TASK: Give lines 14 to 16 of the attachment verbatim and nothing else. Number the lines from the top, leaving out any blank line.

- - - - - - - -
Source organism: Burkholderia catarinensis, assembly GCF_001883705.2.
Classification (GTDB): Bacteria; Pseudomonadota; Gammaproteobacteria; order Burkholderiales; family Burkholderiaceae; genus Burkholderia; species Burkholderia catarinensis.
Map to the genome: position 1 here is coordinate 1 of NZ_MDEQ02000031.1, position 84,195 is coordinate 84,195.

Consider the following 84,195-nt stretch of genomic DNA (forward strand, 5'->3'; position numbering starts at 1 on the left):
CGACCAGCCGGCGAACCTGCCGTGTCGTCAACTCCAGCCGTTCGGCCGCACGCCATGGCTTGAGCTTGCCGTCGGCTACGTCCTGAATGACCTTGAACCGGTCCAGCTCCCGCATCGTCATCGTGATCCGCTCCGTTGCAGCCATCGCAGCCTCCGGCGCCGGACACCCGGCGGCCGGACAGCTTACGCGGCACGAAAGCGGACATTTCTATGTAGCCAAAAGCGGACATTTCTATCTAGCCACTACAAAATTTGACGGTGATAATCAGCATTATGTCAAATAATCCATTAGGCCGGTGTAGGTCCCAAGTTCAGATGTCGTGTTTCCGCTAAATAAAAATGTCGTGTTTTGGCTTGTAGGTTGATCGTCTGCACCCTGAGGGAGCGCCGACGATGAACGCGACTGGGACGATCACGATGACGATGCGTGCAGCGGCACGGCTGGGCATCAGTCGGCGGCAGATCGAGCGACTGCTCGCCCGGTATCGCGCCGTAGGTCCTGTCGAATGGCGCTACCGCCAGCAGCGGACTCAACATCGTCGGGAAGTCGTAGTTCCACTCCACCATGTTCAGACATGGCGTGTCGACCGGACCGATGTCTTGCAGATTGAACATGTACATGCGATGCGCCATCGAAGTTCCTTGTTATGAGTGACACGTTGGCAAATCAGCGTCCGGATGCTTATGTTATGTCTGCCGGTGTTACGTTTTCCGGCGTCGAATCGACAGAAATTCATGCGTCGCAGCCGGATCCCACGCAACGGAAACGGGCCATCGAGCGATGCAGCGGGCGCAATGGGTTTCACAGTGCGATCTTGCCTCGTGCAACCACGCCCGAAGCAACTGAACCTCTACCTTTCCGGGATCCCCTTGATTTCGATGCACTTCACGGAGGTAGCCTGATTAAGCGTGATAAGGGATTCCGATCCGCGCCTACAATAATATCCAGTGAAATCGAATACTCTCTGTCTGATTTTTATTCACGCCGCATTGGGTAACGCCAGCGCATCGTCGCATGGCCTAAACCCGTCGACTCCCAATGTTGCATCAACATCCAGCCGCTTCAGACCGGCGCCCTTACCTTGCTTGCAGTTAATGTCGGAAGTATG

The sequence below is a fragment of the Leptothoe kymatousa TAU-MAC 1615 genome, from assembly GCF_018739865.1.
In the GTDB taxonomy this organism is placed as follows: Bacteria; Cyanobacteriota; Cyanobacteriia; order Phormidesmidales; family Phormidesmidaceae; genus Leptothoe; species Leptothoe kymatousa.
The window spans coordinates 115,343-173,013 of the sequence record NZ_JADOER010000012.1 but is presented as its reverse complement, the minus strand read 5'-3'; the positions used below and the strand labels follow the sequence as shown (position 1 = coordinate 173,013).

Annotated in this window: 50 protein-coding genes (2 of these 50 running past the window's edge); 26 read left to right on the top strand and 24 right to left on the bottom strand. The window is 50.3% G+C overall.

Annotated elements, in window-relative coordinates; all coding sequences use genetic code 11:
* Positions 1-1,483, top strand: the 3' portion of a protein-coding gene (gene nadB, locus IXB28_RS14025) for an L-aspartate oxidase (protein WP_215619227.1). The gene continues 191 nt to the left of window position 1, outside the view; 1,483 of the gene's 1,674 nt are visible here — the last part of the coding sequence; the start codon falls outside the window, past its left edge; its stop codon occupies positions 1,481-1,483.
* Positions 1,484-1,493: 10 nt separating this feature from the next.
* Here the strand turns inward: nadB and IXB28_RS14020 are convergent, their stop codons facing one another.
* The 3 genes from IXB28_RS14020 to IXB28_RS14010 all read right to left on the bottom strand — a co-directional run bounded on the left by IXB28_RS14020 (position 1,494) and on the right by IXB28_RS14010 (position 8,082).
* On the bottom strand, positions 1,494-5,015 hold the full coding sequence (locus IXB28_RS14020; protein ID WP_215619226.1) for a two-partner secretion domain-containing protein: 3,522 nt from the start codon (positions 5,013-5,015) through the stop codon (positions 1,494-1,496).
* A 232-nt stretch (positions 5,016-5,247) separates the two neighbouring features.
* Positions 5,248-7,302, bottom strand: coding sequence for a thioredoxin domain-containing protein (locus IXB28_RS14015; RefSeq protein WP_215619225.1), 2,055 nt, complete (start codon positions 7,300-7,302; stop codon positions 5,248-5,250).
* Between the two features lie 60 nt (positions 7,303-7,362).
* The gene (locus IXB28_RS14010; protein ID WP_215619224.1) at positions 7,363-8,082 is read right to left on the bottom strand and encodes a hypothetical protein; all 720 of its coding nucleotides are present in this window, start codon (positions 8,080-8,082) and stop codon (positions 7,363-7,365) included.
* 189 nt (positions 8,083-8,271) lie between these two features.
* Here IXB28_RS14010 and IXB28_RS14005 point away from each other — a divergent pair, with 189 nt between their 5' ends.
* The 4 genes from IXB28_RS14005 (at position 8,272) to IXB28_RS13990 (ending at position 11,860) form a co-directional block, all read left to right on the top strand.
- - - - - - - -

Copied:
* The 3 genes from IXB28_RS14020 to IXB28_RS14010 all read right to left on the bottom strand — a co-directional run bounded on the left by IXB28_RS14020 (position 1,494) and on the right by IXB28_RS14010 (position 8,082).
* On the bottom strand, positions 1,494-5,015 hold the full coding sequence (locus IXB28_RS14020; protein ID WP_215619226.1) for a two-partner secretion domain-containing protein: 3,522 nt from the start codon (positions 5,013-5,015) through the stop codon (positions 1,494-1,496).
* A 232-nt stretch (positions 5,016-5,247) separates the two neighbouring features.